Gino Cateau was appointed Deputy Managing Director of the Bank’s Financial Stability Department (FSD), effective March 18, 2019. In this capacity, he is a member of the Bank’s senior management team, providing leadership and strategic direction to FSD, and helping oversee analysis and research on risks to financial stability and their implications for policy.
Gino joined the Bank in 2004 as a Senior Analyst with the Canadian Economic Analysis Department and has since held increasingly senior positions, most recently a Senior Policy Director in the International Economic Analysis Department. He has worked on the assessment of household vulnerabilities, developed macroeconomic models with financial linkages to analyze the interaction between monetary and macroprudential policy, analyzed the implications of uncertainty on monetary policy decisions, and the design of robust policy frameworks.
Born in Mauritius, Gino has a BSc and MSc in econometrics and mathematical economics from the London School of Economics, and a PhD in economics from the University of Chicago.
This paper studies the cost of limited commitment when a central bank has the discretion to adjust policy whenever the costs of honoring its past commitments become high. Specifically, we consider a central bank that seeks to implement optimal policy in a New Keynesian model by committing to a price-level target path.
Over the past decade, an increasing proportion of households in Canada have become highly indebted relative to their income. These highly indebted households now hold one-fifth of total Canadian household debt.Simulations suggest that this greater degree of household indebtedness could exacerbate the impact of shocks to income and interest rates relative to the pre-crisis period. However, an assessment of the vulnerability of the Canadian financial system should, among other factors, account for the ability of Canadian financial institutions to withstand losses from the household sector.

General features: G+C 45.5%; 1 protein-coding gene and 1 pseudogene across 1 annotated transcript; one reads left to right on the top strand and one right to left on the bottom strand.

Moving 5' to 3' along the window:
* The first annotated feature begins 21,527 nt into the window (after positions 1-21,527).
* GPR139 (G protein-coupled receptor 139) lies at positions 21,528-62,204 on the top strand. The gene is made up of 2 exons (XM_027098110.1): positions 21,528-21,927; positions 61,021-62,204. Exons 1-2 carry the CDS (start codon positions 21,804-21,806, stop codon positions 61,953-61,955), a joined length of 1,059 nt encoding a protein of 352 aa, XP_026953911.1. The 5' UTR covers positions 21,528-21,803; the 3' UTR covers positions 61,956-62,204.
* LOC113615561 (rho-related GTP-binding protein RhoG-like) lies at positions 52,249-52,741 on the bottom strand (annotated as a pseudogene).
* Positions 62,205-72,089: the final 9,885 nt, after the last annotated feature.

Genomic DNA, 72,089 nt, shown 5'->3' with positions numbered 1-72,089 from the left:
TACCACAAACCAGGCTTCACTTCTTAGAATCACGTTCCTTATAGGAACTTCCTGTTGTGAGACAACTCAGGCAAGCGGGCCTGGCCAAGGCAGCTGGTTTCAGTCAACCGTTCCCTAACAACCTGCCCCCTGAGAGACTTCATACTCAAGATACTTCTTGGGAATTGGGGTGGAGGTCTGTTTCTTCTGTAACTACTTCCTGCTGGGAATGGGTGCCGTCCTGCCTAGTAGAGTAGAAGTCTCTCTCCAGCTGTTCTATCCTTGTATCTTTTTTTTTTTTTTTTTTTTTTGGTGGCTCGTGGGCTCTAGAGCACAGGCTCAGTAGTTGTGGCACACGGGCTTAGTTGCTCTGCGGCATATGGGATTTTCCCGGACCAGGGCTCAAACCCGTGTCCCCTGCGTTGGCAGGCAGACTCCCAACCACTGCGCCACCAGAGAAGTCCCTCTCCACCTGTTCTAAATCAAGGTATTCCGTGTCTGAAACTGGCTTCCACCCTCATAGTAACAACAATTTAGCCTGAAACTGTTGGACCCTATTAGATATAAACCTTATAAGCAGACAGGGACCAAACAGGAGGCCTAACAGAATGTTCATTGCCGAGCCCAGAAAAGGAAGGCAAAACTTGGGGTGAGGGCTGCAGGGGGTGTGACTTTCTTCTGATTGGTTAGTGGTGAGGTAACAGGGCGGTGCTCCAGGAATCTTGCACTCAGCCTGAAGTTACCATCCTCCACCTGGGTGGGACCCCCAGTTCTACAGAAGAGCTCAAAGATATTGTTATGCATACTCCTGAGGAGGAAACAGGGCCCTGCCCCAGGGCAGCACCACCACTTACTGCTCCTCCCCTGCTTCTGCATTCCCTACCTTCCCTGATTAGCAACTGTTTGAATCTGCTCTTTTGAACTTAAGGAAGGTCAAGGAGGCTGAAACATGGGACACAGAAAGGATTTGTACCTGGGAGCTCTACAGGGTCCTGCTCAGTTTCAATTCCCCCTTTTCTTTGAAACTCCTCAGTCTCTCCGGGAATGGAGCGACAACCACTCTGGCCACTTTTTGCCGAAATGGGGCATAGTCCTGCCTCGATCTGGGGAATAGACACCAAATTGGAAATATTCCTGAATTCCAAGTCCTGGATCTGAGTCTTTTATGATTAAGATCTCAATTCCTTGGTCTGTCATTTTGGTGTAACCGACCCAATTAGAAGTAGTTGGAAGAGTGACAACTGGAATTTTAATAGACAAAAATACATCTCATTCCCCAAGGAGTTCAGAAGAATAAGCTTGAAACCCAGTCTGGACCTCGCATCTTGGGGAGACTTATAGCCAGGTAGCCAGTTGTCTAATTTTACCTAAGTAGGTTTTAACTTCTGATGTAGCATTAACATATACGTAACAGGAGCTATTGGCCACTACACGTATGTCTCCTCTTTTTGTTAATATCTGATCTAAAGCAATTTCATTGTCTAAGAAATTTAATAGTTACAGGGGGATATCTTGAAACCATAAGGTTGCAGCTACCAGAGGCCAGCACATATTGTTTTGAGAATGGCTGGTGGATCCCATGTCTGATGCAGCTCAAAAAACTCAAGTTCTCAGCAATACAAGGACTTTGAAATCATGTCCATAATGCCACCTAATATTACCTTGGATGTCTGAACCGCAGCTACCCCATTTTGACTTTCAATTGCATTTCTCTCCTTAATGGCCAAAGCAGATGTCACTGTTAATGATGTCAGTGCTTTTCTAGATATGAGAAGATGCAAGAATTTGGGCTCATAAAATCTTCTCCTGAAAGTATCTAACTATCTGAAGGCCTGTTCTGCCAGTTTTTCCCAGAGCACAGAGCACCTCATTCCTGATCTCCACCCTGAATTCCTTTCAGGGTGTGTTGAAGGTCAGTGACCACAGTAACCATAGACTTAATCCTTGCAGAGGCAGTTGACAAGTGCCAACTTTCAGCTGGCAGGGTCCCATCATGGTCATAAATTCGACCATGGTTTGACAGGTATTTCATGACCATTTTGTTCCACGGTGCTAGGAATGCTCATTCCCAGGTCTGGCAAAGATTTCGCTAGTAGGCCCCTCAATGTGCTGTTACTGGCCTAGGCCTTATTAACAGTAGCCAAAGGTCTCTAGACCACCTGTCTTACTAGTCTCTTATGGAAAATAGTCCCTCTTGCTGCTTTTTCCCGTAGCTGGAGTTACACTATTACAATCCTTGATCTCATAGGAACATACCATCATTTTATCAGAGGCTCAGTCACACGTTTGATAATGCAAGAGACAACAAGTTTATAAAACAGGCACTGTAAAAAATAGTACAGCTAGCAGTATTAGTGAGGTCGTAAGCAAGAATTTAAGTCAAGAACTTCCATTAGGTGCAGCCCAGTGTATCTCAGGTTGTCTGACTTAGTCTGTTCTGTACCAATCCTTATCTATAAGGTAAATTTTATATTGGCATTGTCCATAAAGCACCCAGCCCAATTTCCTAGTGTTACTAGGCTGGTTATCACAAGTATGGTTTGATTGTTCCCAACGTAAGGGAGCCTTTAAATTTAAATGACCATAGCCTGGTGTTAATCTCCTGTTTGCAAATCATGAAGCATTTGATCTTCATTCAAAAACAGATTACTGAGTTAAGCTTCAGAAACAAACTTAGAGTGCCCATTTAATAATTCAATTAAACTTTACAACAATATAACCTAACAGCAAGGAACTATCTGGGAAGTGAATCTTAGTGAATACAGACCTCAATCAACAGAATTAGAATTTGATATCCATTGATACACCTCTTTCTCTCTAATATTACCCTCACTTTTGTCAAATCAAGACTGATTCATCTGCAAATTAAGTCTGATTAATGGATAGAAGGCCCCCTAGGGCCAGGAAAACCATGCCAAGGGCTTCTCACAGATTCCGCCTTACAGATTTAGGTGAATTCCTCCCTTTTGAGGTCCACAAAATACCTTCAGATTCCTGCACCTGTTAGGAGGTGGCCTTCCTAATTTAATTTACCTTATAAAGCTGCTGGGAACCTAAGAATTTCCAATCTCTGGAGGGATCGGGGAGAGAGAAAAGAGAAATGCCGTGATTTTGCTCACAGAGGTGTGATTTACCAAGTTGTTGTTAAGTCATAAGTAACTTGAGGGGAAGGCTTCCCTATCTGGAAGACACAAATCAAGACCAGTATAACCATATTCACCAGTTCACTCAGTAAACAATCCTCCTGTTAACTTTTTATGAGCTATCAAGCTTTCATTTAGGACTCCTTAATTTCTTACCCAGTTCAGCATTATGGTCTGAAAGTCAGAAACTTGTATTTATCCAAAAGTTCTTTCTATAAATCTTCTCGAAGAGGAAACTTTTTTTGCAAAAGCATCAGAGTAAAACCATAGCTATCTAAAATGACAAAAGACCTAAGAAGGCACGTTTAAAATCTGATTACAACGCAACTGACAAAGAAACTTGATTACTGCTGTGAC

We construct a small-open-economy, New Keynesian dynamic stochastic general-equilibrium model with real-financial linkages to analyze the effects of financial shocks and macroprudential policies on the Canadian economy. Our model has four key features.
This article examines recent research on the influence of various forms of economic uncertainty on the performance of different classes of monetary policy rules: from simple rules to fully optimal monetary policy under commitment. The authors explain why uncertainty matters in the design of monetary policy rules and provide quantitative examples from the recent literature. They also present results for several policy rules in ToTEM, the Bank of Canada's main model for projection and analysis, including rules that respond to price level, rather than to inflation.
Using the Bank of Canada's main projection and policy-analysis model, ToTEM, this paper measures the welfare gains of switching from inflation targeting to price-level targeting under imperfect credibility. Following the policy change, private agents assign a probability to the event that the policy-maker will revert to inflation-targeting next period.